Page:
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PostgreSQL Reference Manual - Volume 2 - Programming Guide
by The PostgreSQL Global Development Group
Paperback (6"x9"), 408 pages
ISBN 0954612035
RRP £19.95 ($34.95)

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5.14.2 Index Method Strategies

The operators associated with an operator class are identified by “strategy numbers”, which serve to identify the semantics of each operator within the context of its operator class. For example, B-trees impose a strict ordering on keys, lesser to greater, and so operators like “less than” and “greater than or equal to” are interesting with respect to a B-tree. Because PostgreSQL allows the user to define operators, PostgreSQL cannot look at the name of an operator (e.g., < or >=) and tell what kind of comparison it is. Instead, the index method defines a set of “strategies”, which can be thought of as generalized operators. Each operator class specifies which actual operator corresponds to each strategy for a particular data type and interpretation of the index semantics.

The B-tree index method defines five strategies, shown in Table 5-2.

Table 5-2: B-tree Strategies
Operation Strategy Number
less than 1
less than or equal 2
equal 3
greater than or equal 4
greater than 5

Hash indexes express only bitwise equality, and so they use only one strategy, shown in Table 5-3.

Table 5-3: Hash Strategies
Operation Strategy Number
equal 1

GiST indexes are even more flexible: they do not have a fixed set of strategies at all. Instead, the “consistency” support routine of each particular GiST operator class interprets the strategy numbers however it likes. As an example, several of the built-in GiST index operator classes index two-dimensional geometric objects, providing the “R-tree” strategies shown in Table 5-4. Four of these are true two-dimensional tests (overlaps, same, contains, contained by); four of them consider only the X direction; and the other four provide the same tests in the Y direction.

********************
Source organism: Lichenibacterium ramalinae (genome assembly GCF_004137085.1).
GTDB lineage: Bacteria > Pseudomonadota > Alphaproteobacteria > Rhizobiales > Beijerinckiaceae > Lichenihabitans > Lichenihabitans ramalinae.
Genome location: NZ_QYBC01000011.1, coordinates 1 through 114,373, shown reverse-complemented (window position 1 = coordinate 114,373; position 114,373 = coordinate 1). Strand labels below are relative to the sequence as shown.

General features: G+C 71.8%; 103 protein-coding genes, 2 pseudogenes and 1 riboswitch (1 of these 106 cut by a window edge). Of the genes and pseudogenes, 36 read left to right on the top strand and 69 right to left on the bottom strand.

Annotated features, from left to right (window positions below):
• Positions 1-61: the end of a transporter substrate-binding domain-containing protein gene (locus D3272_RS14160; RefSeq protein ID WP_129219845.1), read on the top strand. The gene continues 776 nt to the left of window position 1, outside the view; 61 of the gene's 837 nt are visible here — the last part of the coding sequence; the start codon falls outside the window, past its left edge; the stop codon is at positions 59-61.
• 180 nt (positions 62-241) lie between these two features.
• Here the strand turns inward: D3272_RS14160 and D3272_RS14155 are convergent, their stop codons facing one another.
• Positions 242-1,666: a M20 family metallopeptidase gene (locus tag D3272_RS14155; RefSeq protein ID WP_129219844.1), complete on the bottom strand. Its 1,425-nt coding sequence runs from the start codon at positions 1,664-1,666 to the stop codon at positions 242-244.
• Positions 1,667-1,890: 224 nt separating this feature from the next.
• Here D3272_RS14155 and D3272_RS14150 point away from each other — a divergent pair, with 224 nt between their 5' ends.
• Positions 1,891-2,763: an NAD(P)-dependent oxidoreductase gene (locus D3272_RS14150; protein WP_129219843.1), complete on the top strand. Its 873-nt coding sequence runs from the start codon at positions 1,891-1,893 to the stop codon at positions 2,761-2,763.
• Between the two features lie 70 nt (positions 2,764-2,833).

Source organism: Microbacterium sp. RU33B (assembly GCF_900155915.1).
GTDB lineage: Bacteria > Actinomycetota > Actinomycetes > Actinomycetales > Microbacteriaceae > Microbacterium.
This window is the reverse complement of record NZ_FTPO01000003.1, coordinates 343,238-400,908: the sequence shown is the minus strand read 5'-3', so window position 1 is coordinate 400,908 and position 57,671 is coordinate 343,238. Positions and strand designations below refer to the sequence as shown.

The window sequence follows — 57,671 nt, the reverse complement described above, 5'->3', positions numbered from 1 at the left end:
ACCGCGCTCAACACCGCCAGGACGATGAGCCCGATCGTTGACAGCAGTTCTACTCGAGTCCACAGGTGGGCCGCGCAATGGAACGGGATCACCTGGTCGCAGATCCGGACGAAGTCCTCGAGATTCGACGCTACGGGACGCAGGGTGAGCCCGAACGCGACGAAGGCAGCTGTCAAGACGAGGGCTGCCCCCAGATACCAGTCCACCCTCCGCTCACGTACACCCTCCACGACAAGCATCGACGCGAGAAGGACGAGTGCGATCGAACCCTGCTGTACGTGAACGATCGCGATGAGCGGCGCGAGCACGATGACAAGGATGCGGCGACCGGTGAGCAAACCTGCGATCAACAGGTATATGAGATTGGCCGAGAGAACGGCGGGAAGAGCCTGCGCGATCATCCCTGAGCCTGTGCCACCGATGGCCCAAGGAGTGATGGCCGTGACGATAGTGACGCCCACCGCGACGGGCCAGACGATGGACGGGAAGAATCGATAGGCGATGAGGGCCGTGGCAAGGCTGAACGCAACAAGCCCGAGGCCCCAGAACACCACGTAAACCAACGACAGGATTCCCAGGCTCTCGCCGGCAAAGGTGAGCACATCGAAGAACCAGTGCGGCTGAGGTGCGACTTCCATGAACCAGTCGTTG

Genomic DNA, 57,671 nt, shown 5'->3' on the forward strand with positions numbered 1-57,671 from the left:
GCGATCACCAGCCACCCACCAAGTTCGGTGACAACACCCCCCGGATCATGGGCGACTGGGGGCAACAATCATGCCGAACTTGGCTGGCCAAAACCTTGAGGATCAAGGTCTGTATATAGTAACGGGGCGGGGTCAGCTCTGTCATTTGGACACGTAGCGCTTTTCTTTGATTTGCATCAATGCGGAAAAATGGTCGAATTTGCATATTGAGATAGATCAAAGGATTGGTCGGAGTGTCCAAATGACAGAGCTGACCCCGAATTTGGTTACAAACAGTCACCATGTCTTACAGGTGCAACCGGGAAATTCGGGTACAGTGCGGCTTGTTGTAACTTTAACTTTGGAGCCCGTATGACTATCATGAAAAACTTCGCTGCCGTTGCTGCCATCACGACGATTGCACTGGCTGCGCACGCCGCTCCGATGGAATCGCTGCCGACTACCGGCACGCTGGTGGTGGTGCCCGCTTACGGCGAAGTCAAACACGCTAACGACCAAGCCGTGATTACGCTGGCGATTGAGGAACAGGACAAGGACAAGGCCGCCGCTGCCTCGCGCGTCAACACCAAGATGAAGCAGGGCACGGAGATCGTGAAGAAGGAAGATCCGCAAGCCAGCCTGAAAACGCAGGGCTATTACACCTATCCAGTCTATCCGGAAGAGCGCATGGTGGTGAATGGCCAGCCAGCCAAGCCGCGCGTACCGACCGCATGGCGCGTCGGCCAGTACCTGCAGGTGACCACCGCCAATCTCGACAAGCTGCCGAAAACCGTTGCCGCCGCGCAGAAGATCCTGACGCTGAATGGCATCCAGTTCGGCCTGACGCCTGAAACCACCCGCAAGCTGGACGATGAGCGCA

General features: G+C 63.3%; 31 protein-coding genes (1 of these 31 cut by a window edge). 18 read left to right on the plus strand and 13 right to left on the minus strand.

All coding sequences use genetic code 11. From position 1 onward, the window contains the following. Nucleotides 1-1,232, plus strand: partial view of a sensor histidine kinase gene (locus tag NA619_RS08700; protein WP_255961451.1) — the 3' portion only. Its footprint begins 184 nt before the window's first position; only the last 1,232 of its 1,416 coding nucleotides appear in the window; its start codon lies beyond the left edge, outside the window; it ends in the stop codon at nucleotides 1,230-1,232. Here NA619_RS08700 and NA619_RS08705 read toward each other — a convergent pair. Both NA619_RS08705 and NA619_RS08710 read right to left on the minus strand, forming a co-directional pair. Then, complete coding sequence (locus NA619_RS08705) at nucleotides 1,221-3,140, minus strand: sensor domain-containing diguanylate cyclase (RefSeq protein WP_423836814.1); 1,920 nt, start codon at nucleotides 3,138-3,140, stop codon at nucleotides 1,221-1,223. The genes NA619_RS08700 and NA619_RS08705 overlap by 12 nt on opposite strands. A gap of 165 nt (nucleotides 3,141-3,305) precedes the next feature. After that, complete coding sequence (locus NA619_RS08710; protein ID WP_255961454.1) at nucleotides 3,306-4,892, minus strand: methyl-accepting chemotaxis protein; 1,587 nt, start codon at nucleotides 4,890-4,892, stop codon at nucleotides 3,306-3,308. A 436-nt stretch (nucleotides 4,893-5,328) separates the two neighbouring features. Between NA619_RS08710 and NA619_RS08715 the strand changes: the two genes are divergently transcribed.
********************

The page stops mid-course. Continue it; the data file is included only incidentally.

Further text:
Table 5-4: GiST Two-Dimensional “R-tree” Strategies
Operation Strategy Number
strictly left of 1
does not extend to right of 2
overlaps 3
does not extend to left of 4
strictly right of 5
same 6
contains 7
contained by 8
does not extend above 9
strictly below 10
strictly above 11
does not extend below 12

GIN indexes are similar to GiST indexes in flexibility: they don't have a fixed set of strategies. Instead the support routines of each operator class interpret the strategy numbers according to the operator class's definition. As an example, the strategy numbers used by the built-in operator classes for arrays are shown in Table 5-5.

Table 5-5: GIN Array Strategies
Operation Strategy Number
overlap 1
contains 2
is contained by 3
equal 4

Note that all strategy operators return Boolean values. In practice, all operators defined as index method strategies must return type boolean, since they must appear at the top level of a WHERE clause to be used with an index.

By the way, the amorderstrategy column in pg_am tells whether the index method supports ordered scans. Zero means it doesn't; if it does, amorderstrategy is the strategy number that corresponds to the ordering operator. For example, B-tree has amorderstrategy = 1, which is its “less than” strategy number.

ISBN 0954612035PostgreSQL Reference Manual - Volume 2 - Programming GuideSee the print edition